Diplomacy Through Music
Reena Esmail, an Indian American music composer and a Fulbright-Nehru scholar, reflects on her career and cross-cultural experiences.
Indian American composer Reena Esmail has been lauded for her ability to uniquely interweave Western and Hindustani classical music. After graduating from The Juilliard School in New York and the Yale School of Music in Connecticut, Esmail was named a Fulbright-Nehru Scholarship recipient for 2011-12. She spent the year in New Delhi, where she was affiliated with the Faculty of Music & Fine Arts of the University of Delhi and studied Hindustani vocal music with Gaurav Mazumdar, a renowned musician and sitar player. She plans to visit Mumbai in February 2018 to conduct workshops on "Working With Western Music—A Collaborative Approach."
Excerpts from an interview.
When did music first enter your life? When did you know it was something you wanted to pursue as a career?
Composing music has been a part of my life as long as I can remember. But, it took me until I was almost 17 years old to realize I could actually make a career as a composer. I wanted to be a concert pianist, but my teachers and parents encouraged me to put in a portfolio of composition. I was accepted at Juilliard for composition when I was 18 and that changed the course of my career.
Can you please explain some of the core differences and similarities between Eastern and Western classical music?
A little over a thousand years ago, one event caused Western classical music to veer off from its Eastern counterparts, and that was the development of notation. Because Western music is meticulously notated, it allows large groups of musicians to play together and interact in very complex ways.
Hindustani classical music is able to support improvisation, and much more complex soloistic melodies and rhythmic cycles because it is purely an aural tradition. But I love the fact that these traditions are so different—it is possible to take the best of both traditions and weave them into a beautiful tapestry that values what they both do best.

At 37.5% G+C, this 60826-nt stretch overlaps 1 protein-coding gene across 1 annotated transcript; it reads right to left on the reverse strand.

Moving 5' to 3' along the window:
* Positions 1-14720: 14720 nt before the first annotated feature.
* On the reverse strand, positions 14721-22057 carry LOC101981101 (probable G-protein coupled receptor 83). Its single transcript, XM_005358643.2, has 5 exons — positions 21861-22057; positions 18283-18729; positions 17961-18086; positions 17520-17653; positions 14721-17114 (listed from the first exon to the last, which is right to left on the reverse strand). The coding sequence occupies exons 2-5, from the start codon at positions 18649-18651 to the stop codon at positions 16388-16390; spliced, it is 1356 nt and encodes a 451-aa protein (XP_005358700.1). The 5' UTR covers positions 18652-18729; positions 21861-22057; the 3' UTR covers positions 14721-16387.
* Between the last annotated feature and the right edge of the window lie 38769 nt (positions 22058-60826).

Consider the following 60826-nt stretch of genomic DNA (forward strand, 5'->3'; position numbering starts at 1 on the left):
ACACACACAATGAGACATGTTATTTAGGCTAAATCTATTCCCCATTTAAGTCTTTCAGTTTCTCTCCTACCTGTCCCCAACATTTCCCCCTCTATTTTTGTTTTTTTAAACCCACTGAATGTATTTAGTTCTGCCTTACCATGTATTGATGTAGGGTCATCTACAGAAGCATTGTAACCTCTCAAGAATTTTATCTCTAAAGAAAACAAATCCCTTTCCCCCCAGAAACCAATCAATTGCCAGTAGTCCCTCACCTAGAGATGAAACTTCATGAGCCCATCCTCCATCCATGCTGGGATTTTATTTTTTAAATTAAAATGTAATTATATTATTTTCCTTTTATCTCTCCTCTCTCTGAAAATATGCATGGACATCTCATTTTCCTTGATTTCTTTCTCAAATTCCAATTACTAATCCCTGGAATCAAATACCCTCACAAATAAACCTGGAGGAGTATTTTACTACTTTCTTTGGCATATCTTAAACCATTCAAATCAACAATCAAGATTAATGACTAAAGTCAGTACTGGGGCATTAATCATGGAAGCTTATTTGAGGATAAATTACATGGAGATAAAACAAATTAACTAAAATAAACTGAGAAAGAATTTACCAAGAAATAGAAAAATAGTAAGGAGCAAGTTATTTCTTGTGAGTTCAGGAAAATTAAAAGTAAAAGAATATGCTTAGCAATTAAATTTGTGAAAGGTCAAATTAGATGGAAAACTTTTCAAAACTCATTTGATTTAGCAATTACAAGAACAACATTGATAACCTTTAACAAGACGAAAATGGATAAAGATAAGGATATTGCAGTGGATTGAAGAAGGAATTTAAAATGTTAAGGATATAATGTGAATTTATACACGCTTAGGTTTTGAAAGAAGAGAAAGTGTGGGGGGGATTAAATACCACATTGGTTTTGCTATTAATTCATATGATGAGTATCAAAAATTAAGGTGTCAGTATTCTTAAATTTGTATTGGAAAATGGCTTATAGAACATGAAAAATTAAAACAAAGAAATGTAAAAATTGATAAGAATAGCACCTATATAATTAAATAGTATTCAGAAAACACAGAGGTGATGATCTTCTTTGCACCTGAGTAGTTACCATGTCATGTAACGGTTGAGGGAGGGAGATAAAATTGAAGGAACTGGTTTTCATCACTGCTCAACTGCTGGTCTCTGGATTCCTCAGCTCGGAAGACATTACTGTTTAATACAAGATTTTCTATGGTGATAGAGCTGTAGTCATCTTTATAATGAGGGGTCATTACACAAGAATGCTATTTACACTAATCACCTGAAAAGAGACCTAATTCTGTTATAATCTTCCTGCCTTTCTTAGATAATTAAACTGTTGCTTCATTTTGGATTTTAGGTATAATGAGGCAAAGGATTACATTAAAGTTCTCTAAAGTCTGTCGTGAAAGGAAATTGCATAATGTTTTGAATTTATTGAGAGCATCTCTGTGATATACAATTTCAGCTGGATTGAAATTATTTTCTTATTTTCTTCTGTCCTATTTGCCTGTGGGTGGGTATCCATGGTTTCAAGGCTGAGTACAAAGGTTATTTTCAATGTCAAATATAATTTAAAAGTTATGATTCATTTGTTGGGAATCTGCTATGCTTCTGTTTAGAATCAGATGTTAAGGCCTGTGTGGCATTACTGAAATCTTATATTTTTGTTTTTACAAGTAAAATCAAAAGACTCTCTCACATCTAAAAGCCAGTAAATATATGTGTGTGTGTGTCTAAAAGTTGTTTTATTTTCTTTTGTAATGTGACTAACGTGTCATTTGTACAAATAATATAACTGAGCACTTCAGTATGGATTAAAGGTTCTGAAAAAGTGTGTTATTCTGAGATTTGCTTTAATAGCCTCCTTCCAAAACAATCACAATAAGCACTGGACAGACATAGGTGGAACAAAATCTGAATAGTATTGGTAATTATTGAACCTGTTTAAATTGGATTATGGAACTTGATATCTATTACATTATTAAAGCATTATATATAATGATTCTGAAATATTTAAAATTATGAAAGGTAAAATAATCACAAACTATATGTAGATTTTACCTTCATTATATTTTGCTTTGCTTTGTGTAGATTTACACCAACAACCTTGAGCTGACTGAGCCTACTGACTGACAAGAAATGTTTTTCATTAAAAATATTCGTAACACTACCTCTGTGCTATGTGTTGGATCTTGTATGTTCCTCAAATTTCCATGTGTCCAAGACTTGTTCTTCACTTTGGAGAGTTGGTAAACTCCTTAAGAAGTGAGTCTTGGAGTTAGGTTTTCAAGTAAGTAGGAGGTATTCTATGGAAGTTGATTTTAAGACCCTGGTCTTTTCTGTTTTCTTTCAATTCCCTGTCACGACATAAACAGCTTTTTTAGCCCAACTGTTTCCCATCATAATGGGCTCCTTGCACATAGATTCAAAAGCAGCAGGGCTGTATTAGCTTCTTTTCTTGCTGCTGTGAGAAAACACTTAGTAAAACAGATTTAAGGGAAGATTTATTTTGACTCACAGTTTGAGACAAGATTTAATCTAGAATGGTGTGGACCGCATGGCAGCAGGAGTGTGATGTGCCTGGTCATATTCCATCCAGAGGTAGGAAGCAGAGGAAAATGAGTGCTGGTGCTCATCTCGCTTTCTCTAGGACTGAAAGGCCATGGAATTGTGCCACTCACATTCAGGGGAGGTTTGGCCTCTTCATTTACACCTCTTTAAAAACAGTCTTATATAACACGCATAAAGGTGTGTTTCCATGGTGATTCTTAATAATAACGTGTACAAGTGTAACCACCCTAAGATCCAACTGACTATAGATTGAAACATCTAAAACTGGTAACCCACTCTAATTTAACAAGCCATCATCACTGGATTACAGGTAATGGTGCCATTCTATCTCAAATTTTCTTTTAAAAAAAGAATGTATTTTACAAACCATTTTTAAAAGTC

What inspired your interest in Hindustani classical music?
The people drew me to the music. I am used to being a minority in the world of Western classical music. But in 2005, I began to meet Indian classical musicians who shared my love of music and also the culture of my family. Through them, I began to understand Hindustani classical music, and discover my own voice within the art form. I look back at my old work now and see how much I was searching for exactly the answers that Hindustani music provides.
What creative challenges did you face in your first attempt to interweave elements of Hindustani and Western classical compositions?
The greatest creative challenges are at the broadest level: I am essentially doing the work of cultural diplomacy through music. How do I create a space for two groups of musicians from completely different musical traditions, which not only takes into account their training, but also their musical values? And how can I help them share their values with one another? I start from these questions, and the music that emerges is my attempt to create this resonance between the musicians.
What was it like to receive the Fulbright-Nehru scholarship?
In addition to the honor of receiving such a prestigious award, the actual experience of being in India on a Fulbright scholarship allowed me to meet and work with so many incredible people who have remained close friends and collaborators. Also, it meant everything to me to have the country of my heritage honor me in this way.
What are some of the most memorable musical experiences you had while living in India?
My Fulbright year in India was, hands down, the best year of my life. I had incredible musical revelations almost every day. The world of Hindustani music cracked open for me as I studied with my teacher, Gaurav Mazumdar, and laid the framework for the music I write now.
Being in India opened my soul in so many ways. I grew up bilingual, in Gujarati and English, so I have always been aware there are at least two ways to say anything. Being in India helped me see how being bilingual translated into my music as well.
Any exciting plans for the future? What collaborations or new projects excite you?
I just finished writing a huge oratorio that toured India a few months ago. It was for Juilliard415, Juilliard’s baroque orchestra; Yale Schola Cantorum; and an incredible sitar player [Rabindra Goswami] and a tabla player [Ramu Pandit] from Varanasi. I’m so proud of this piece, and I am enjoying seeing it find its way into the world through upcoming performances and recordings.
I also co-direct an organization called Shastra, where we support and cultivate musicians who work between Indian and Western traditions. We are excited to be holding two workshops this summer to teach Western composers to work with Indian voice and tabla. We can’t wait to see what they come up with!
Jason Chiang is a freelance writer based in Silver Lake, Los Angeles.